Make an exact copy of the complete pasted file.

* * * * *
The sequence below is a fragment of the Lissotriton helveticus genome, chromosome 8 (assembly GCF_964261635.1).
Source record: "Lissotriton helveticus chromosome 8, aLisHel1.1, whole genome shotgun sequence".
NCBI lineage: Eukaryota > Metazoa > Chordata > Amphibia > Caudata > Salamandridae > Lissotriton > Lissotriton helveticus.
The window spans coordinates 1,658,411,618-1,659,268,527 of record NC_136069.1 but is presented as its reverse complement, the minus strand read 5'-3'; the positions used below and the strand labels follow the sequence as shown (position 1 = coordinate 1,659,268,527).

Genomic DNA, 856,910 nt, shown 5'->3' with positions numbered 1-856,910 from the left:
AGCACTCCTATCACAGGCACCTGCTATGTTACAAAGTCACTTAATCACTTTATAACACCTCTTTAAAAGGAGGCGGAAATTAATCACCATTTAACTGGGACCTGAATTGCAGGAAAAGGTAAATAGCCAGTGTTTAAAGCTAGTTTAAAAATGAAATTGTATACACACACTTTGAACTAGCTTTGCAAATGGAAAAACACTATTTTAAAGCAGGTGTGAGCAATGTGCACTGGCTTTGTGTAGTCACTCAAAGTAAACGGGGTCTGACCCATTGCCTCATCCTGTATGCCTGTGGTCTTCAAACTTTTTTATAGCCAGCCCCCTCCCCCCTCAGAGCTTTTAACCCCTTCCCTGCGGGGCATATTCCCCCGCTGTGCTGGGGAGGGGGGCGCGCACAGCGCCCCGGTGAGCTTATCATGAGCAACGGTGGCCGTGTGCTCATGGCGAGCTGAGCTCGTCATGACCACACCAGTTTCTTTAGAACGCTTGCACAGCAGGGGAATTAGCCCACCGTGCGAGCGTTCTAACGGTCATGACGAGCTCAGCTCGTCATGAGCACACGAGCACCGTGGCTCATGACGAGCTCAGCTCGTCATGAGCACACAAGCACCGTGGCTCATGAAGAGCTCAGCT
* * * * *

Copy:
The sequence below is a fragment of the Lissotriton helveticus genome, chromosome 8 (assembly GCF_964261635.1).
Source record: "Lissotriton helveticus chromosome 8, aLisHel1.1, whole genome shotgun sequence".
NCBI lineage: Eukaryota > Metazoa > Chordata > Amphibia > Caudata > Salamandridae > Lissotriton > Lissotriton helveticus.
The window spans coordinates 1,658,411,618-1,659,268,527 of record NC_136069.1 but is presented as its reverse complement, the minus strand read 5'-3'; the positions used below and the strand labels follow the sequence as shown (position 1 = coordinate 1,659,268,527).

Genomic DNA, 856,910 nt, shown 5'->3' with positions numbered 1-856,910 from the left:
AGCACTCCTATCACAGGCACCTGCTATGTTACAAAGTCACTTAATCACTTTATAACACCTCTTTAAAAGGAGGCGGAAATTAATCACCATTTAACTGGGACCTGAATTGCAGGAAAAGGTAAATAGCCAGTGTTTAAAGCTAGTTTAAAAATGAAATTGTATACACACACTTTGAACTAGCTTTGCAAATGGAAAAACACTATTTTAAAGCAGGTGTGAGCAATGTGCACTGGCTTTGTGTAGTCACTCAAAGTAAACGGGGTCTGACCCATTGCCTCATCCTGTATGCCTGTGGTCTTCAAACTTTTTTATAGCCAGCCCCCTCCCCCCTCAGAGCTTTTAACCCCTTCCCTGCGGGGCATATTCCCCCGCTGTGCTGGGGAGGGGGGCGCGCACAGCGCCCCGGTGAGCTTATCATGAGCAACGGTGGCCGTGTGCTCATGGCGAGCTGAGCTCGTCATGACCACACCAGTTTCTTTAGAACGCTTGCACAGCAGGGGAATTAGCCCACCGTGCGAGCGTTCTAACGGTCATGACGAGCTCAGCTCGTCATGAGCACACGAGCACCGTGGCTCATGACGAGCTCAGCTCGTCATGAGCACACAAGCACCGTGGCTCATGAAGAGCTCAGCT